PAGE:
Questions 12-22 refer to the following information.
The Other Steel City
– 1 –
12 Set on the banks of Monocacy Creek, the area that is now Bethlehem, PA, was inhabited by a rich 13 diversity of indigenous peoples. [A] By the time of that contact, the area was primarily one of the Algonquian-speaking Lenape tribe and its various divisions. 14 They traded with many settlers in the mid-Atlantic region.
– 2 –
While many groups in other regions were systematically exterminated and relegated to smaller plots of land, the Lenape 15 went on to continue to be a contributing factor to the landscape of the early region. Even after the initial European settlement on Christmas 16 Eve in 1741, the Lenape trading continued, though the written history primarily follows the progress of white settlers.
– 3 –
These settlers, a group of Moravians led by David Nitschman and Count Nicolas von Zinzendorf, called the region Bethlehem, after the birthplace of Jesus Christ. The Moravians set up missions to convert the Lenape and non-English-speaking Christians to the tenets of Moravianism, 17 a practice widely criticized for its ignorance of local traditions. [B] Although the group was relatively small and its religious influence did not reach as far as 18 other groups, the Moravians had a lasting cultural influence on the shape of the early United States. With their strong ties to Germany and musical bent, the annual Moravian Bach festival was one of the first places for people to hear the music from overseas that would become so internationally influential. [C]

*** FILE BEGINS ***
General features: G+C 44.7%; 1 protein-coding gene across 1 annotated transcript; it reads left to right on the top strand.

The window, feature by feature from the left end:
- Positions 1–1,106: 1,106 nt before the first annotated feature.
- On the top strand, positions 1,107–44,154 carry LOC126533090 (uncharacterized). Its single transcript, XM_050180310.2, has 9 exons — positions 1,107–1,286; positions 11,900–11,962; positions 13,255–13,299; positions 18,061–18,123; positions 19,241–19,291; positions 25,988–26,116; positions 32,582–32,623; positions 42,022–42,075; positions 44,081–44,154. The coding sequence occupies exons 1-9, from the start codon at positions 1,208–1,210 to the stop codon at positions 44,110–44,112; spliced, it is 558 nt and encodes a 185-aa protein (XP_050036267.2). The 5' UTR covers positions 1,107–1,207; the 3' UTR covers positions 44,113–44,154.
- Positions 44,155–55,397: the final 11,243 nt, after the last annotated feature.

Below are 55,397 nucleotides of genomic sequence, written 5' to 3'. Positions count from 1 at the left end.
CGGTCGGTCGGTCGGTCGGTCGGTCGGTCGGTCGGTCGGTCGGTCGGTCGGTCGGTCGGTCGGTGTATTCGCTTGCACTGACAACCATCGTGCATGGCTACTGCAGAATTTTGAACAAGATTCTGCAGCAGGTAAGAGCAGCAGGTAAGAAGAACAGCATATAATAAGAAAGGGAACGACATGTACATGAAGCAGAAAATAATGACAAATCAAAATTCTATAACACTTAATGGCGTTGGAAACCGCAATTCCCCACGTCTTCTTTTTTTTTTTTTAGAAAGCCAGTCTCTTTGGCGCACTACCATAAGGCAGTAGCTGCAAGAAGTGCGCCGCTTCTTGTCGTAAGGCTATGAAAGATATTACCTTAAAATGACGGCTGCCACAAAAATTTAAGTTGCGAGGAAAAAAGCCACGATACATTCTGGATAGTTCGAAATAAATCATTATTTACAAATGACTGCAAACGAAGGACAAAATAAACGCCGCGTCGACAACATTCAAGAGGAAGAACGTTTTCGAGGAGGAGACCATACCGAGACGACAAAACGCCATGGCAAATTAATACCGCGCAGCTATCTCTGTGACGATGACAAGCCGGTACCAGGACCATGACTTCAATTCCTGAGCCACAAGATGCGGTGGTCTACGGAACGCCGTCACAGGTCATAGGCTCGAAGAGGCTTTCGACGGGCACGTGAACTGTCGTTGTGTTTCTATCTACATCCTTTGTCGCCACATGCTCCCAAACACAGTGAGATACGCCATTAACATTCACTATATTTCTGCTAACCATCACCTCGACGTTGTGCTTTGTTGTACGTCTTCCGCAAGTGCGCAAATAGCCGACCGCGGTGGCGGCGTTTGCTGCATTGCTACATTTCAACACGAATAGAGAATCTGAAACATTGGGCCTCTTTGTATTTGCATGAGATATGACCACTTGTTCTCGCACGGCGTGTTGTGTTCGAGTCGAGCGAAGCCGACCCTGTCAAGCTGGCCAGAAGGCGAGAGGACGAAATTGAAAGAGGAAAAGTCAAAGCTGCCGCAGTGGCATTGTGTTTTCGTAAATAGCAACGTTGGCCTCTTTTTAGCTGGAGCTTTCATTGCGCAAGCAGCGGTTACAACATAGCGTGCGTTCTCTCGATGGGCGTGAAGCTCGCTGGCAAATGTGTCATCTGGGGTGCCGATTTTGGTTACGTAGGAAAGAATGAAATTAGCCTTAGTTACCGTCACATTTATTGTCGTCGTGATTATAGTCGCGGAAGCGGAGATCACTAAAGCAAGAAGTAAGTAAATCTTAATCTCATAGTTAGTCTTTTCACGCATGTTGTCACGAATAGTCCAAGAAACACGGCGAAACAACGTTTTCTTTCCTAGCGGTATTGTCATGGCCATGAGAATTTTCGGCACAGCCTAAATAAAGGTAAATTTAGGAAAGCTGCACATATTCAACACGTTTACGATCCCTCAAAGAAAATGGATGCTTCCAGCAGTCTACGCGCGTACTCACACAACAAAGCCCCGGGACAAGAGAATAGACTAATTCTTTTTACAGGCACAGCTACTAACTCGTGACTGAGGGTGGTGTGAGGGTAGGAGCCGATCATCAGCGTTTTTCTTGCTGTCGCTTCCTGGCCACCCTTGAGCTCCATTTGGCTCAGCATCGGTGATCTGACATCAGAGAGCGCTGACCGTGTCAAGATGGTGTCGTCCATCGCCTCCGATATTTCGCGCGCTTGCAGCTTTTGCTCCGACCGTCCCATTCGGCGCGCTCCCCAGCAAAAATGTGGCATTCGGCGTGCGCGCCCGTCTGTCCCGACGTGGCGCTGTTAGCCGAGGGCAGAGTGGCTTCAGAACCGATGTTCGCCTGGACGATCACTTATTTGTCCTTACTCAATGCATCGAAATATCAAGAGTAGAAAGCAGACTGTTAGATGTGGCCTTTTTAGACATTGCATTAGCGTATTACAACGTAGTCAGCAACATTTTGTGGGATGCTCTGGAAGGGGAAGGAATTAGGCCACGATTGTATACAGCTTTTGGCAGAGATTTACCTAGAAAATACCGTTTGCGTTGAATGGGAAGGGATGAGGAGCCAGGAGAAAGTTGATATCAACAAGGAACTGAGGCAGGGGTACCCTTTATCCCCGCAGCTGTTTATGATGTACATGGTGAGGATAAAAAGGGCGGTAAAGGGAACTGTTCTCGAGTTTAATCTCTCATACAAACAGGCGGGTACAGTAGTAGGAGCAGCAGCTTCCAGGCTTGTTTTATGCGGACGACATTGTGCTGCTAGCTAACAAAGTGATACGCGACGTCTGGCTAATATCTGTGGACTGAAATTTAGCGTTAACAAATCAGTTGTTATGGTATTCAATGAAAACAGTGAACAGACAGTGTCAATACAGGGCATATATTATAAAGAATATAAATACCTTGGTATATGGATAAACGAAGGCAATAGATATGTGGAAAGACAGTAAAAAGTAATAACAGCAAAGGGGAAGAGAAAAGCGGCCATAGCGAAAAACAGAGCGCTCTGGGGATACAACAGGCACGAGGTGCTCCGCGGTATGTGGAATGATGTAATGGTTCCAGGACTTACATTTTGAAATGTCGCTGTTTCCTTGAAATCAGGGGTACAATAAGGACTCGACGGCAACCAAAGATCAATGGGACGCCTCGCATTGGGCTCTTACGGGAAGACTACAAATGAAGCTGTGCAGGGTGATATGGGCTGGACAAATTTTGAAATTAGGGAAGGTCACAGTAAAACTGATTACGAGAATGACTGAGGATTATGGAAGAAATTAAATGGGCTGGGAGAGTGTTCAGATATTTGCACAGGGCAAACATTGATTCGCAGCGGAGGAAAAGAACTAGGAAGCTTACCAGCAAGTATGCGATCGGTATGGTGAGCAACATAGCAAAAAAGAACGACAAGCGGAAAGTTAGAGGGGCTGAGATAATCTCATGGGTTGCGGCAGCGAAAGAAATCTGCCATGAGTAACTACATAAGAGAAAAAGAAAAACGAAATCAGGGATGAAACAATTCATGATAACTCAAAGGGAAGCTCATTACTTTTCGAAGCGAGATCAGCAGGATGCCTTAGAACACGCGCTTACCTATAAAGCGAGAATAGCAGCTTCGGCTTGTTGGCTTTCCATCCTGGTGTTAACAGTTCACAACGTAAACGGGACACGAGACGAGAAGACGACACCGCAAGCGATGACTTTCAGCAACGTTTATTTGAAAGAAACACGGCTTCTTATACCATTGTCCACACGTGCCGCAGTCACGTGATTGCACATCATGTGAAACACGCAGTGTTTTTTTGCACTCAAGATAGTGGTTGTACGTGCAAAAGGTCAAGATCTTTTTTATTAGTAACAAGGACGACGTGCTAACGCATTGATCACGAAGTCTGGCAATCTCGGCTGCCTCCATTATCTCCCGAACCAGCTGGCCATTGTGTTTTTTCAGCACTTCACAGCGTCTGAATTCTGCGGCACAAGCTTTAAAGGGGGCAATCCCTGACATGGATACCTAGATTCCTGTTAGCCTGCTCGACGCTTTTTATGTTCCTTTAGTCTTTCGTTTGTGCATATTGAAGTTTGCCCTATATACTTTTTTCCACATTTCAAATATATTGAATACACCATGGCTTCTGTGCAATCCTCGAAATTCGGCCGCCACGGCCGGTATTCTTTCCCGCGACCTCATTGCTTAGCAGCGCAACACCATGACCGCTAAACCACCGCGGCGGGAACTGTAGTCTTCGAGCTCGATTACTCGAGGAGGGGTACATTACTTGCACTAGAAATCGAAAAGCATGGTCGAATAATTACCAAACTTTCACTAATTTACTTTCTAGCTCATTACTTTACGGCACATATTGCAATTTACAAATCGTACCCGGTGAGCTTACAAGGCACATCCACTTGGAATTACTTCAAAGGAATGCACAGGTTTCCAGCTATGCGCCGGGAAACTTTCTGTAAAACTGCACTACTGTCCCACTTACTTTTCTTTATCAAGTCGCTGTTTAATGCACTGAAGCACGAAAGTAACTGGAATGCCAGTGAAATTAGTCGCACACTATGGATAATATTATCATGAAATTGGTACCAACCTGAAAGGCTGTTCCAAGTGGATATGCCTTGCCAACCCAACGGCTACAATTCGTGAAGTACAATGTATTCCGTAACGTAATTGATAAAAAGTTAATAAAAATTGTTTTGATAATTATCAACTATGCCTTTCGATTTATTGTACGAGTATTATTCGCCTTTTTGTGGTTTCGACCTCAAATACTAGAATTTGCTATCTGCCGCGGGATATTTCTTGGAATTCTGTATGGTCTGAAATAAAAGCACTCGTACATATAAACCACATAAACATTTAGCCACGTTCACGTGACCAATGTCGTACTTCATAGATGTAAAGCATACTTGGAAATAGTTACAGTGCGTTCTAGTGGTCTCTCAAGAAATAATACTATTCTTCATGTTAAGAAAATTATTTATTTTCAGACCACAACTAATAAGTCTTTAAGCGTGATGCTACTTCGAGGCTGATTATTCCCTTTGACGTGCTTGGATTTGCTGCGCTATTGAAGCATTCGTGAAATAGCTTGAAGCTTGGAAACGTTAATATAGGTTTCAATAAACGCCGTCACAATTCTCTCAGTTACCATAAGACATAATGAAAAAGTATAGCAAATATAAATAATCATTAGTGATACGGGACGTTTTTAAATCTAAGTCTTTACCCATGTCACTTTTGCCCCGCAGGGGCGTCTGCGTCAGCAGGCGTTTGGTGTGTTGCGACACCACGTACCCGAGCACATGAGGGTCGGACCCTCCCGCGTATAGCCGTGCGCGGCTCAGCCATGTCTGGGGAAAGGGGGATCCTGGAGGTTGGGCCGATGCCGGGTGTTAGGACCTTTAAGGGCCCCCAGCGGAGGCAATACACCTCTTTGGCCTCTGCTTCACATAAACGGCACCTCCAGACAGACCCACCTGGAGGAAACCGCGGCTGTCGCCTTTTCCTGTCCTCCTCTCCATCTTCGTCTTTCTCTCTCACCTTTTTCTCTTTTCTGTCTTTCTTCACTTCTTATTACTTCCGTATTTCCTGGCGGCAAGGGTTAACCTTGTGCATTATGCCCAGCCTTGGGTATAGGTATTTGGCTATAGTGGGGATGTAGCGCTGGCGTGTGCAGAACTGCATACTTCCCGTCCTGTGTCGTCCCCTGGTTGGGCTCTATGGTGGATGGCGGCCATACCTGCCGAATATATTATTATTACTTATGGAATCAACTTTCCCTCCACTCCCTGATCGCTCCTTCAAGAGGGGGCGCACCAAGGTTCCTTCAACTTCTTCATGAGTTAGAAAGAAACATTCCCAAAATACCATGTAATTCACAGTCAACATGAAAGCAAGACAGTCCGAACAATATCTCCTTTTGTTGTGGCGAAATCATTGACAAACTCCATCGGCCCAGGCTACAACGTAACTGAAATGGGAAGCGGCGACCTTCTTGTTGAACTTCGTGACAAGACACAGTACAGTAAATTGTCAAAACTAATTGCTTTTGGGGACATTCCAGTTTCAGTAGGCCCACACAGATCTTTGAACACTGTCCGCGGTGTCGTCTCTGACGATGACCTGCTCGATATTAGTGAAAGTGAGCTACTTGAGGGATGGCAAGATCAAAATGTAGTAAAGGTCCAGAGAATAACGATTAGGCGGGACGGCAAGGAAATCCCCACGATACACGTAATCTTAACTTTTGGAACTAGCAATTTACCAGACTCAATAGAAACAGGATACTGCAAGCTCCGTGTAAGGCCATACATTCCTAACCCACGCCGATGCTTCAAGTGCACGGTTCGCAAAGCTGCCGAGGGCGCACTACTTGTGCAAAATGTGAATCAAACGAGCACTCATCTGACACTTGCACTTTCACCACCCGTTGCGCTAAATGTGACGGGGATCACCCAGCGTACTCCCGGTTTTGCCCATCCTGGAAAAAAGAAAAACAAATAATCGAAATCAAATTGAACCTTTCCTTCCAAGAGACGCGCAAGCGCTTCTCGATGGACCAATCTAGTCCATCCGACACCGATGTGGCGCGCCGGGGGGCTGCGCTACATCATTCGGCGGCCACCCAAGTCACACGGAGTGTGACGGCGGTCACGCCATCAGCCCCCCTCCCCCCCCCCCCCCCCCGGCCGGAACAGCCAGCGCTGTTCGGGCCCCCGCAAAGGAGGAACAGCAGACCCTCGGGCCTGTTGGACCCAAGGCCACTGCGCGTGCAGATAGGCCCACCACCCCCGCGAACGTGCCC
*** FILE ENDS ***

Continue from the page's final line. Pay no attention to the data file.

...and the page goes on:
– 4 –
In the twentieth century, Bethlehem became known all over for the world for something much different: steel. Bethlehem Steel was founded in 1857 amid the industrial revolution, and by the 1940s, 19 its factory was providing substantial amounts of armor and steel for troops in World War II, in addition to providing the metalwork for bridges and structures all over the country. The plant ceased operations in 1995, but its blast furnaces, those reminders of past industrial glory, 20 remains.
– 5 –
Some cities might have been laid low by the death of a major industry, but Bethlehem has emerged seemingly unscathed. Although locals know it as the “Christmas City,” for the many decorations and activities there in December, Bethlehem is also a significant culture center for the region, and its former steel mill has been repurposed to host all variety of events. [D] The contributions of Bethlehem have changed from century to century, so it should be no surprise that the twenty-first century should bring to the city something 21 no one’s ever seen the like of.
Question 22 asks about the previous passage as a whole.